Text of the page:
From 1984 through 1987, and again from 2000 through 2003, Mr. Farmer served as a director of the Nashville Bar Association; he also was President of the Federal Bar Association in 1981 and 1982, and the National Chairman of the Federal Defender Advisory Committee in 1983 and 1984. He served as a hearing officer for the Board of Professional Responsibility from 1985 to 1992 and Chairman of the Tennessee Valley Authority Land Commission for the Middle District of Tennessee from 1987 to 2012. Mr. Farmer is a master of the Harry Phillips Chapter of the American Inn of Court and currently holds membership in the Tennessee Association of Criminal Defense Lawyers, the Tennessee Trial Lawyers Association and the American Judicature Society. He is a fellow of both the Nashville and Tennessee Bar Foundations. He is also a member of the Nashville and Tennessee Bar Associations and of the Criminal Justice Section of the American Bar Association.
Mr. Farmer was a charter member of the Tennessee Judicial Selection Commission and has served as its Chairman. During the fifteen years of his service on this Commission Mr. Farmer participated in the process of filling vacancies on the Tennessee Judiciary. As a Commissioner, he interviewed and recommended candidates for all trial and appellate courts, including the Tennessee Supreme Court. Mr. Farmer served in this post during the administrations of three Governors.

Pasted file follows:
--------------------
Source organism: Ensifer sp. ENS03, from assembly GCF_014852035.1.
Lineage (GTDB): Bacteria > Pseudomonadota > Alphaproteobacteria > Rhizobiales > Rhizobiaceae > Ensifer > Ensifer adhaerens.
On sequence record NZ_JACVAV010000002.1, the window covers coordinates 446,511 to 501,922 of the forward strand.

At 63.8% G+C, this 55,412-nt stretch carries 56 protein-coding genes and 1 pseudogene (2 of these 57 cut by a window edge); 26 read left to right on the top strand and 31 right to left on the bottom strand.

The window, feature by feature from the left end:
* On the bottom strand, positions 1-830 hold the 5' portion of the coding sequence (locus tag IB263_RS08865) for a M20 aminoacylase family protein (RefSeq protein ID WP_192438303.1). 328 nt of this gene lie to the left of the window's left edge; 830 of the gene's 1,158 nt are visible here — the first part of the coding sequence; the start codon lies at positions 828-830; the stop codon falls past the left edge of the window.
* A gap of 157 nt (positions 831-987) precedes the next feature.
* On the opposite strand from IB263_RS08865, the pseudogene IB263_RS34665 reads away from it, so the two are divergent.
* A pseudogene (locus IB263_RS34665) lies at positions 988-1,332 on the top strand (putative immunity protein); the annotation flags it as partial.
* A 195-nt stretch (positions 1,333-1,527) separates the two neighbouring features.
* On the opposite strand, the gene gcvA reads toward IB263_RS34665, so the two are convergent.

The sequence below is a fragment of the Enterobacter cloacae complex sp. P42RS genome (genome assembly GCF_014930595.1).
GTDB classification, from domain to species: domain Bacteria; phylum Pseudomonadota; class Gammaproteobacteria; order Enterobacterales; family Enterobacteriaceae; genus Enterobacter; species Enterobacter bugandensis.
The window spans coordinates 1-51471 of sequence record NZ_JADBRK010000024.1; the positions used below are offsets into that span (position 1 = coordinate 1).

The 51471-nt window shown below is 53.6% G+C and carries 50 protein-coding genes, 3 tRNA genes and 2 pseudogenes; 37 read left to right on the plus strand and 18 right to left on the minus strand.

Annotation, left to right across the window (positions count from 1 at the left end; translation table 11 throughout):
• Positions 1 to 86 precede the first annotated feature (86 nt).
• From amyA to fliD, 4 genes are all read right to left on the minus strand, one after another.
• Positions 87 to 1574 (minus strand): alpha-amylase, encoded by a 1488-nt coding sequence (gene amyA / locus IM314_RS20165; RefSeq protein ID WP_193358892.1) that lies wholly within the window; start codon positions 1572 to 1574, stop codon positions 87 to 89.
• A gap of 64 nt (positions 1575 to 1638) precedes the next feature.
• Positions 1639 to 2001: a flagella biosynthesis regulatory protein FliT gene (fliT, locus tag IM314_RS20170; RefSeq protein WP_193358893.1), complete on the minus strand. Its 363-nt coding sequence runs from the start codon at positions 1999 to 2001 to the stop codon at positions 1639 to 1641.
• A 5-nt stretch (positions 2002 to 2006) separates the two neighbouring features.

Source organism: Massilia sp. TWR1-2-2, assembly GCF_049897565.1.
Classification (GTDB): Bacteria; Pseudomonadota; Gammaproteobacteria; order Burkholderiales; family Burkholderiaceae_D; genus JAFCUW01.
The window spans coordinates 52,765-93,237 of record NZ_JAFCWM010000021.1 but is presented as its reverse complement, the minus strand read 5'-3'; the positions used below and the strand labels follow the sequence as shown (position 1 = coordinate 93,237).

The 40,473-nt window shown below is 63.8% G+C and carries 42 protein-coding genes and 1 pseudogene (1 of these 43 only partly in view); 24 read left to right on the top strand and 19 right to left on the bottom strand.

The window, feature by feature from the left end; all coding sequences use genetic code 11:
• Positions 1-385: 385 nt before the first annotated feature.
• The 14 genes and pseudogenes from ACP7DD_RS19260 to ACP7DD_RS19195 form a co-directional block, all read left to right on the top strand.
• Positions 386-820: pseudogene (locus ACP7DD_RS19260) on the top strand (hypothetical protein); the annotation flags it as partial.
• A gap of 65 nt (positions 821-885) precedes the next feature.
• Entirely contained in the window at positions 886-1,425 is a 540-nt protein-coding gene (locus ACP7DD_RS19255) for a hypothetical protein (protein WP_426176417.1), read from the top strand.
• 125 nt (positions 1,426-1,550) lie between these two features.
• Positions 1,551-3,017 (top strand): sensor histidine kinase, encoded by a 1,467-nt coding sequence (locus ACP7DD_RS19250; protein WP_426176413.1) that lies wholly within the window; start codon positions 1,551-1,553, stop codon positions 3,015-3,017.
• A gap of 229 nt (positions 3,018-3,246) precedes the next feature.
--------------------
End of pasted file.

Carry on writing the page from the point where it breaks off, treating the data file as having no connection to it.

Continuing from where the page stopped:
Mr. Farmer is recognized in The Best Lawyers in America, a national peer-review survey, and is listed in that publication’s 2002 through current editions in the area of criminal law.
From 1999 to the present, Mr. Farmer has served as the Chairman of the Metropolitan Nashville Civil Service Commission, spanning the administrations of three Mayors of the City.
Mr. Farmer received his Bachelor of Science degree from Austin Peay State University in 1971. In 1974, he received his Juris Doctor degree from the University of Tennessee. He is certified by the National Institute of Trial Advocacy to be a trial advocacy instructor, completing his training at Harvard Law School in 1985. He has continually taught trial advocacy as an adjunct professor at Vanderbilt University Law School since 1985.
Community activities include service as chairman of the Board of Trust of Father Ryan High School, Christ the King school board chairman and member of the Board of Directors of the Tennessee Justice Center. Mr. Farmer also serves on the Board of Directors of the Rochelle Center.
William H. Farmer
Condemnation and Eminent Domain, Personal Injury, Wrongful Death, and Tort, Civil Litigation and Dispute Resolution, Criminal Defense, Estate Planning and Probate